More cheers ensue.
“He’s amazing,” Madison Ramirez, 4, said as Rivera shook hands and left for his next appointment, a little late. “I love when he reads books.”
As Rivera enters City Hall 20 minutes later, a 40-year resident flags him down to ask for help obtaining U.S. citizenship.
The conversation, all in Spanish, ends with smiles and a handshake. Rivera heads inside to meet with the technical school students, which is followed by the meeting with Police Chief Fitzpatrick and the probation officials to discuss assigning former inmates released on probation to do community service work in Lawrence.
Rivera promises to clear the way for the project with the union representing the city’s public works employees, who blocked an earlier attempt to assign the former inmates to do landscaping, painting and trash pickups at city parks and buildings and at Bellevue Cemetery. Rivera also told the probation officials he will put one or two of the former inmates to work in his office “as long as they can wear a tie.”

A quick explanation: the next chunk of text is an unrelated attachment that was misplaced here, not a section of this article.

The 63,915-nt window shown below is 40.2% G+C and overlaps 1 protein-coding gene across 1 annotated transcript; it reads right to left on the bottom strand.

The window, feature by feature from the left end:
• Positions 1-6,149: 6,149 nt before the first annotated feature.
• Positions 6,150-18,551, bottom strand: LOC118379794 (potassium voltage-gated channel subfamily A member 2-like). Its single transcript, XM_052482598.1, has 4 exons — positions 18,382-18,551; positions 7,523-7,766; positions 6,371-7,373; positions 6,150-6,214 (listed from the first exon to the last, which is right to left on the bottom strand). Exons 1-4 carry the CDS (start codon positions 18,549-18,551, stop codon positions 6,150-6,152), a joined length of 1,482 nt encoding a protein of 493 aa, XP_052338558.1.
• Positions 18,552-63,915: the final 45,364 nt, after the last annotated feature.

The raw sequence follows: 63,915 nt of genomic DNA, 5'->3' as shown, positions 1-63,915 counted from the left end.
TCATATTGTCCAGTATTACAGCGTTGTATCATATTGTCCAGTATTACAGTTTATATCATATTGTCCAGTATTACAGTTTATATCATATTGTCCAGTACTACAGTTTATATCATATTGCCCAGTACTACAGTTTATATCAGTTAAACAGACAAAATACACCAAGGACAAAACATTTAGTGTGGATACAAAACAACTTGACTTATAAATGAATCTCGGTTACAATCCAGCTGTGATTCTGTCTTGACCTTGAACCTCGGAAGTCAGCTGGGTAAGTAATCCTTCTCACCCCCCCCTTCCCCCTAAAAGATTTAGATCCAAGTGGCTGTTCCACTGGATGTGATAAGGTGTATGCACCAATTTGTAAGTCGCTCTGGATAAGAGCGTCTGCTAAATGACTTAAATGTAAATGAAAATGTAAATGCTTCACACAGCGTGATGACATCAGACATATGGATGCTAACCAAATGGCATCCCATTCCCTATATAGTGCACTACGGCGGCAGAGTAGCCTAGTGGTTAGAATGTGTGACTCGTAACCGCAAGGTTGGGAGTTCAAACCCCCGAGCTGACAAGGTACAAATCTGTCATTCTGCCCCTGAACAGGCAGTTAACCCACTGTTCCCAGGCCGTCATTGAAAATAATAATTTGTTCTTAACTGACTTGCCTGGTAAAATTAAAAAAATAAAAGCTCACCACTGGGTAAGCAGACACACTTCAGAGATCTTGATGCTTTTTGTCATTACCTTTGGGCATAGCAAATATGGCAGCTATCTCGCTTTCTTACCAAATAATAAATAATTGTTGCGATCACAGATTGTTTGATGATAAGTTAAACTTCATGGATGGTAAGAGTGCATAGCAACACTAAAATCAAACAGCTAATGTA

As the meeting ends, Reilly, the mayoral aide, hands Rivera a roast beef sandwich and chips from Heavenly Donuts on Essex Street. A few steps behind her are three veterans, including Antonio Molina, who received a Purple Heart after he was shot in the head by a sniper in Vietnam in 1965.
The three represent the Puerto Rican Veterans Monument Square Association, which recently erected a $400,000 bronze monument in South Boston commemorating Puerto Ricans who served in the armed forces. Rivera – who is half Puerto Rican and a veteran of the first Iraq War – is meeting with the group to discuss his role at a fundraiser in Boston on June 21 to raise $50,000 still owed for the monument.
Next through the door are police captains Scott McNamara and Denis Pierce, along with acting Chief Fitzpatrick, to discuss strategies for combating the recent increase in home invasions and stolen vehicles.